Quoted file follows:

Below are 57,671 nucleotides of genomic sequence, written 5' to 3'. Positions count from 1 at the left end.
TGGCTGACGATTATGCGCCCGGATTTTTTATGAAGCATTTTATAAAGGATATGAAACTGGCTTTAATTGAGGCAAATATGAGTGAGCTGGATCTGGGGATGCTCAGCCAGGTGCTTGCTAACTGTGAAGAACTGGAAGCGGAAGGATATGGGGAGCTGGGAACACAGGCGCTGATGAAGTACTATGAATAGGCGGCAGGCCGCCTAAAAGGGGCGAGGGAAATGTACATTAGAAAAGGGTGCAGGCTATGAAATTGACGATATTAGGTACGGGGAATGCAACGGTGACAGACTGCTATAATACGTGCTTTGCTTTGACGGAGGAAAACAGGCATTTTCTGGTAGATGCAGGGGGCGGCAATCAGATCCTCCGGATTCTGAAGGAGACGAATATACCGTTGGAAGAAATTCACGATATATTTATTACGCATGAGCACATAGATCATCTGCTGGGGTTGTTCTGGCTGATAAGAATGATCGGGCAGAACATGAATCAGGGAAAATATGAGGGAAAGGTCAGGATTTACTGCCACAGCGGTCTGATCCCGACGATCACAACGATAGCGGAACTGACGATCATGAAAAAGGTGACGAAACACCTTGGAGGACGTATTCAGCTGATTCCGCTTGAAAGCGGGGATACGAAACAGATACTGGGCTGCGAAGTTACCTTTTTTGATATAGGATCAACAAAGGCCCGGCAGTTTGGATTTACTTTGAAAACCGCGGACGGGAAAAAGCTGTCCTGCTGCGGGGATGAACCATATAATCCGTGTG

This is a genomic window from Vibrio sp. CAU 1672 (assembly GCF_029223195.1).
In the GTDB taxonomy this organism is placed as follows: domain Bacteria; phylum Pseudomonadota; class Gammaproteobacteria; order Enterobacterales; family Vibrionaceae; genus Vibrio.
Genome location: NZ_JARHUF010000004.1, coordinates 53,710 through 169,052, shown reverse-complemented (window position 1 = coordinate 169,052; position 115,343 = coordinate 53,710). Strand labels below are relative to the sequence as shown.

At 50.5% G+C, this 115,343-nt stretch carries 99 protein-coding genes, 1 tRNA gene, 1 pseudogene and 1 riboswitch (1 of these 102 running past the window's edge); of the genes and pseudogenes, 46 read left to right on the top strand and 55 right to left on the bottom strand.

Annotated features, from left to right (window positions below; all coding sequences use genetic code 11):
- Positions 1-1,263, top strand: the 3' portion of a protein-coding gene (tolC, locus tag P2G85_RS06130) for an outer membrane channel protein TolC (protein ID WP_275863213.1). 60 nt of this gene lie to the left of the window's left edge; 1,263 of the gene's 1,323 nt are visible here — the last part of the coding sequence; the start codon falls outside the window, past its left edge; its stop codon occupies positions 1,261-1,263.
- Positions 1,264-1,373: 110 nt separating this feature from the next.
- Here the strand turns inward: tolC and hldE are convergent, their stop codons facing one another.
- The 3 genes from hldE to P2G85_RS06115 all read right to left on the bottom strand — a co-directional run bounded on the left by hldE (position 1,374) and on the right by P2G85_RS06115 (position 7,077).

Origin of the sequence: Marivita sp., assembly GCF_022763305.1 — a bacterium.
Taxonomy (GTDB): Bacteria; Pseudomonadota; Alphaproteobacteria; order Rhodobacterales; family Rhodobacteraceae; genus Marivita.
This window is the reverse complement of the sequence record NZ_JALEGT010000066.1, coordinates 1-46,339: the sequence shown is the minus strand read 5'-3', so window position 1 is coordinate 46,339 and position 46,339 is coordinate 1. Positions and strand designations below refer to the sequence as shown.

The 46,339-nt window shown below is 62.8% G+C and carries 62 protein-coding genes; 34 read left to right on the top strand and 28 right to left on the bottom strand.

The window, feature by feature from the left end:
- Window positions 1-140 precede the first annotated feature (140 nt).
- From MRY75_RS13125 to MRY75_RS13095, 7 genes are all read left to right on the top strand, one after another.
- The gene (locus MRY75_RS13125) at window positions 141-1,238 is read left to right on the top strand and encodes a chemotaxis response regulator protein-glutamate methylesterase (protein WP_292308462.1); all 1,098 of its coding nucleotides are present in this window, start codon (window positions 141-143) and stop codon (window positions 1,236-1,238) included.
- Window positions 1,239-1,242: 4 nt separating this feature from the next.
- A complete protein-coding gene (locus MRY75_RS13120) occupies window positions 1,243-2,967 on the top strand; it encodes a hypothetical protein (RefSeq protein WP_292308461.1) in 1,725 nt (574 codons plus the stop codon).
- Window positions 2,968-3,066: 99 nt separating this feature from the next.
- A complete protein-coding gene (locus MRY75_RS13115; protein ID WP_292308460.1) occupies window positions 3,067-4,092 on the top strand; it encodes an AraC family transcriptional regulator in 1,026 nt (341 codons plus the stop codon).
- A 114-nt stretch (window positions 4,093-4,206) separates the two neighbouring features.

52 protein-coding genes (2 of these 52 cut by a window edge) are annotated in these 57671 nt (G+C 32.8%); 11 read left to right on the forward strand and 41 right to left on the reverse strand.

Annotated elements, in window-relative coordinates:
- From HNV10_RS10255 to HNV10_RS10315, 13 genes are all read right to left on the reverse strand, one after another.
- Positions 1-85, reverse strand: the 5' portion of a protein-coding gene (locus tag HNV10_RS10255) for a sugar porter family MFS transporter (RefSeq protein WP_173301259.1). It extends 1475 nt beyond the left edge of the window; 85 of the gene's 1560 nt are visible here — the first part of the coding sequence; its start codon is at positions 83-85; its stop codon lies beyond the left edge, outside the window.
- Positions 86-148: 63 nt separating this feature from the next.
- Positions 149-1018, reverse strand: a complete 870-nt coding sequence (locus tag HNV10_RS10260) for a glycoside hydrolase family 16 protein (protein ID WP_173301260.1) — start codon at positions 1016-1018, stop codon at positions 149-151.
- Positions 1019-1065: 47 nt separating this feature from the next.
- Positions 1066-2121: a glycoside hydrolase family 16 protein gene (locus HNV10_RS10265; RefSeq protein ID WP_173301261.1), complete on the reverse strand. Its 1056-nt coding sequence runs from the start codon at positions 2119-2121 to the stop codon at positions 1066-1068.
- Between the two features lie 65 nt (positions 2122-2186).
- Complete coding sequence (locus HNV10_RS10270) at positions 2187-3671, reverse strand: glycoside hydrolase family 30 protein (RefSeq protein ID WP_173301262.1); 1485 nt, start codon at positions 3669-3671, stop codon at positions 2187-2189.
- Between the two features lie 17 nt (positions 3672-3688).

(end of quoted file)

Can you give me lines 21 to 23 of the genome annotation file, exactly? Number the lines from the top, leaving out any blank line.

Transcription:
- A complete protein-coding gene (locus MRY75_RS13120) occupies window positions 1,243-2,967 on the top strand; it encodes a hypothetical protein (RefSeq protein WP_292308461.1) in 1,725 nt (574 codons plus the stop codon).
- Window positions 2,968-3,066: 99 nt separating this feature from the next.
- A complete protein-coding gene (locus MRY75_RS13115; protein ID WP_292308460.1) occupies window positions 3,067-4,092 on the top strand; it encodes an AraC family transcriptional regulator in 1,026 nt (341 codons plus the stop codon).